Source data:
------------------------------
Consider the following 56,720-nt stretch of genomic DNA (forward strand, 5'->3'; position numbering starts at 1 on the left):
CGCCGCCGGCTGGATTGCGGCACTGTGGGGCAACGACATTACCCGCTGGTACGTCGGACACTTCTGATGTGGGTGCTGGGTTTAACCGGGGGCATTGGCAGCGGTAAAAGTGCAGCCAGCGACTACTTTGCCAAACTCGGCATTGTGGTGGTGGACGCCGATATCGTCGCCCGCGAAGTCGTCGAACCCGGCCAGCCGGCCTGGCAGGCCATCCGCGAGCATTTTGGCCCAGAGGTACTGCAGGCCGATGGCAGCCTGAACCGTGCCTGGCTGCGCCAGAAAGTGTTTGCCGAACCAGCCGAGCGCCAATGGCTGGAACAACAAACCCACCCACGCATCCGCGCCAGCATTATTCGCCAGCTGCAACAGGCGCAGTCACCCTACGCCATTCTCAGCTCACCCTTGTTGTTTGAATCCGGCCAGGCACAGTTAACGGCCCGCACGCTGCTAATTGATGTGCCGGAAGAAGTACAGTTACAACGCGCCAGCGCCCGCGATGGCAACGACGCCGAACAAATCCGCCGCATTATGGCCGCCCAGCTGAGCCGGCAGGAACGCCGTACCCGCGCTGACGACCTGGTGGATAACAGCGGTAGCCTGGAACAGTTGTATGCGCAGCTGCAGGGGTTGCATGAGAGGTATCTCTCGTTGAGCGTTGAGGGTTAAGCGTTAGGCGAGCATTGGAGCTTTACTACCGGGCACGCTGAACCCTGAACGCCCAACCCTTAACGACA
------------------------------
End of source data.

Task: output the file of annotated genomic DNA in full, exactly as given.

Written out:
Consider the following 56,720-nt stretch of genomic DNA (forward strand, 5'->3'; position numbering starts at 1 on the left):
CGCCGCCGGCTGGATTGCGGCACTGTGGGGCAACGACATTACCCGCTGGTACGTCGGACACTTCTGATGTGGGTGCTGGGTTTAACCGGGGGCATTGGCAGCGGTAAAAGTGCAGCCAGCGACTACTTTGCCAAACTCGGCATTGTGGTGGTGGACGCCGATATCGTCGCCCGCGAAGTCGTCGAACCCGGCCAGCCGGCCTGGCAGGCCATCCGCGAGCATTTTGGCCCAGAGGTACTGCAGGCCGATGGCAGCCTGAACCGTGCCTGGCTGCGCCAGAAAGTGTTTGCCGAACCAGCCGAGCGCCAATGGCTGGAACAACAAACCCACCCACGCATCCGCGCCAGCATTATTCGCCAGCTGCAACAGGCGCAGTCACCCTACGCCATTCTCAGCTCACCCTTGTTGTTTGAATCCGGCCAGGCACAGTTAACGGCCCGCACGCTGCTAATTGATGTGCCGGAAGAAGTACAGTTACAACGCGCCAGCGCCCGCGATGGCAACGACGCCGAACAAATCCGCCGCATTATGGCCGCCCAGCTGAGCCGGCAGGAACGCCGTACCCGCGCTGACGACCTGGTGGATAACAGCGGTAGCCTGGAACAGTTGTATGCGCAGCTGCAGGGGTTGCATGAGAGGTATCTCTCGTTGAGCGTTGAGGGTTAAGCGTTAGGCGAGCATTGGAGCTTTACTACCGGGCACGCTGAACCCTGAACGCCCAACCCTTAACGACA